Several decades of trial and many studies leave no question that catch-and-release fishing does work, and with many popular fisheries, a fair amount of ongoing voluntary fish release by anglers has been critical to sustaining those fisheries through the years.
Catch-and-release isn’t always the magic button. Waterways can get overcrowded with smaller, stunted bass, creating a need for some harvest. Such fisheries are the exception, though, especially on large public waterways that get substantial use, and the truth is that if regulations allow for some harvest, it usually isn’t hard to find someone to take home a few bass. Most places you fish, releasing your bass won’t harm the fishery, and it usually will provide benefit. So, if you are going to release your bass, you want to do so in the best possible way.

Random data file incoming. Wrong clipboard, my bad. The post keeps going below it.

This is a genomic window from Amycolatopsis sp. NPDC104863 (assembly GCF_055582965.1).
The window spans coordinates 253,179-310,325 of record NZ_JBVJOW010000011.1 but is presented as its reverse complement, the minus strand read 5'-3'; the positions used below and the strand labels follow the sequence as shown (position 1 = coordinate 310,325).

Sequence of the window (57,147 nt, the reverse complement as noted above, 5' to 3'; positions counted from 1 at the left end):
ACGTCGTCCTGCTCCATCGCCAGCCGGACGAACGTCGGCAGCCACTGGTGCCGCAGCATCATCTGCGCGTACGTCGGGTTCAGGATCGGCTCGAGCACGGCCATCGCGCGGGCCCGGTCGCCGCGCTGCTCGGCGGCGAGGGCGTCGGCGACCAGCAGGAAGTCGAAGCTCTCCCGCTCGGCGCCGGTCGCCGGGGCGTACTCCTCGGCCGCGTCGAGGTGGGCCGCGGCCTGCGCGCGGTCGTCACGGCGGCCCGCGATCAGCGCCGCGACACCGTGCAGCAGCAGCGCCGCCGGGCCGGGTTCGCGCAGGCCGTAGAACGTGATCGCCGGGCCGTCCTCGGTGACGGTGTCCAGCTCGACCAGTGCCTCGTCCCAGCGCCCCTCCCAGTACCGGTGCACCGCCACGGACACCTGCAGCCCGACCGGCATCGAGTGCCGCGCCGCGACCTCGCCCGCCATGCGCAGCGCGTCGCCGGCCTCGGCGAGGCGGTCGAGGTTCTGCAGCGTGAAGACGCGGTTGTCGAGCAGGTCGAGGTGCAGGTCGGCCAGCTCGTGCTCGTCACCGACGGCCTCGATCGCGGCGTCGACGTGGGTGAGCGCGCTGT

RELEASE, NOT THROW BACK
Despite the popular terms “throw back” and “toss back,” you never really want to throw or toss a fish. Anglers frequently get far too casual about lazily flipping bass back from too high above the water.
It only takes a moment to kneel and lower a cradled bass slowly into the water. If the fish is ready, it will swim out of your hand. If not, hold it in place a moment to give it time to catch its breath and regain its strength and posture in the water.
If a fish spent too long out of the water and needs a little nursing, hold it facing into any current that exists so water flows into the fish’s mouth and through its gills.